THE ART SOCIETY’S EXHIBITION.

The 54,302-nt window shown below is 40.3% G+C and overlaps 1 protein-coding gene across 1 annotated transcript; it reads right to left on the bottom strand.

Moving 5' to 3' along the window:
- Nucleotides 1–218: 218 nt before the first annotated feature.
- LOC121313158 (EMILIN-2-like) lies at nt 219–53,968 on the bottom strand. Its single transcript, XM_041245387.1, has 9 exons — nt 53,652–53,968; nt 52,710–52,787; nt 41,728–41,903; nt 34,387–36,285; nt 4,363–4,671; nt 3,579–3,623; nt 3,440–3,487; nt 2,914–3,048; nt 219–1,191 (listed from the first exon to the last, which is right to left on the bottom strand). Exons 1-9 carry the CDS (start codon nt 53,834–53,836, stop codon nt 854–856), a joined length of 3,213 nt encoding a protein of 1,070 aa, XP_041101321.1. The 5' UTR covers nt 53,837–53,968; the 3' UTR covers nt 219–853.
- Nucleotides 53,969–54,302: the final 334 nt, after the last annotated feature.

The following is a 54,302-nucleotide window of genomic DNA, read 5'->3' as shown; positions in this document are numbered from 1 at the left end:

FIRST NOTICE. On entering the gallery the visitor will notice a small panel picture by R. Hawcridge, No. 1. It is called ‘ The Departure,’ and represents a cavalier and his bride starting, we presume, on their honeymoon trip, he in all the pride of a blue coat, buff boots, and heliotrope feathered beaver. She, as “ Myra ” would say in her journal, is attired in a going-away gown of “old canary,” but without any headgear that we can discern. The bridegroom’s off leg seems to be a trifle short for bis body, but that is a mere detail, and not to be considered in the light of the evident happiness which beams in the mutual glances of the happy pair. The shady lane down which they are riding is well painted, and the picture will have many admirers among those who maybe that way inclined. No. 2, ‘Moonlight, Oamaru Harbor,’ should not have been placed on the walls; it is weak in drawing and incorrect in color. No. 3, ‘ Olive,’ by Miss Lingard, represents the head of a young girl drawn in profile and painted in shadow; both drawing and coloring are good and in keeping, and the picture is creditable to the artist. No.4,‘Evening’(A. S. Wood). lathis work the painter has Succeeded in successfully representing the effect intended, the sunset sky and reflection in the pool being very well produced. No. 6, * The Nuggets ’ (Miss Kirkcaldy), is unequal in its execution, a sad falling-off being observable in the representation of the distance; indeed, the foresea looks as if it had been put in by another and very much more competent band. No. 7, ‘ The Ead of the Day,’ is Mr Nairn’s chief exhibit, and shows all his well known technical skill to advantage. The subject J.s,full of interest, and the difficulties in giving a true rendering of the waning light have been successfully surmounted by this clever artist. Though low and subdued in tone, and at first sight appearing to be somewhat sombre, ftho picture is really full of color, and it is one that grows with looking upon. No. 10, ‘ Elm Grove,’ is a great improvement on Mr Melvin’s last year's work. No. 11, ‘ Youth.’ Oar knowledge of the human form divine “mid nodings on” is not, we - must at once confess, sufficiently good to enable us to say whether this figure is correctly drawn or not. If it is, then we don’t admire the pose ; if it is not, it seems a pity that it should have been shown. There is a want of cleanliness about the flash tones, especially in the lower limbs, which is disagreeable to the eye. Miss Joel’s next wonc, No. 27, ‘Onlv We Two,’ is much better, and shows the ability of this undoubtedly clever young lady to much better advantage. No. 19, ‘The River Bend ’ (R. Hawcridge), is an admirable piece of drawing, representing very characteristically a scene on that pretty stream the Waitati. A little pool, apparently formed by a dam, reflects the surrounding and distant bush, while the main stream flows by. The otherwise excellent quality of Mr Haworidgo’s work is, however, somewhat marred by the blackness of his foreground, the forestream lacking that pellucidity which one expects to see in water of this kind. No. 22, ‘A Little Maid of the South’ (Miss Blacke), is a new departure for this artist. The figure and its position arc not without merit, but the drawing is defective, and the rendering of the child’s dress is capable of improvement, there being a want of sufficient indication as to texture. No, 28, ‘ Lake Manapouri,’ filly represents one of the many aspects under which this wonderful lake is occasionally seen. The artist has in this picture chosen a day of gloom, and has carried out his motif fairly well. No. 31, ‘A Fisherman’s Cottage,’ is by one of the clever members of the society (0. H. Howorth), and is a very good example of his wellknown manner. The picture would, we think, have been improved by the suggestion of indoor life by the introduction of a little smoke from the old wooden “lumb.” No, ,32, ‘Gatlins River’ (G. W. Carrington), is a charming representation of this ' well-known locality as seen under an evening effect. No. 36, ‘ Afternoon in the Fields,’ is another of Mr Nairn’s contributions. It is painted with skill, and shows his : usual careful drawing. Mr Butler’s ‘A Southerly’ (No. 38) is a seascape fairly well drawn, but wants that essential quality in all scenes of this kind—atmosphere. The same observation applies to Mr Walsh’s picture ‘ The End of the Reef’ (No. 68). Miss Joel’s small sketch No. 49 (‘Motherless Bairns’) is a pretty little conceit. With a few apparently random touches of her brush she has given us a suggestion of a very pleasing subject. At first sight it is a little difficult to make out the picture, but a closer inspection brings out very well the faces of the two little mites which have furnished the artist with her theme. No. 54, ‘ Mount Egmonl,’ scarcely does Mr Payton credit; it is weak in execution, and suggests in more than one part poor drawing. No. 58, ‘A Spring Morning,’ a clever piece of outdoor effort, is by Miss Nina Jones, a lady whose work we do not remember having seen before. Mr L.. W> Wilson’s ‘Mouth of the Arthur River ’ (No, 64) is a representation of a subject of which we have had many examples. Mr Wilson here shows us Milford Sound from a new point of view, and the giant Mitre and Lion. Mountains, andj although subdued by mist, are still the dominating key of this wonderful locality. No. 66, ‘Matanaka Point,’ by Miss M, Smith, is a well and faithfully drawn view of a most picturesque headland. The color is a little cold for the class of cliff, composed, if wo recollect rightly, of broken down clay strata, but in the. presence of the good drawing this is but a detail which in time she -will successfully master. We suggest to this artist as well as others that she and they should look at some, sketches .in. the- side room' by the late Mr Cousins, where this particular locality is shown with great truth and skill. Mr Payton in Np. 71, ‘After Sunset,’ quite retrieves his reputation. This is a delicious bit of evening color, and does him every credit. The landacapeof thegallery is without doubt No. 80, ‘Among the Reefs,’ by Mr John Gibb. Properly-speaking‘it is'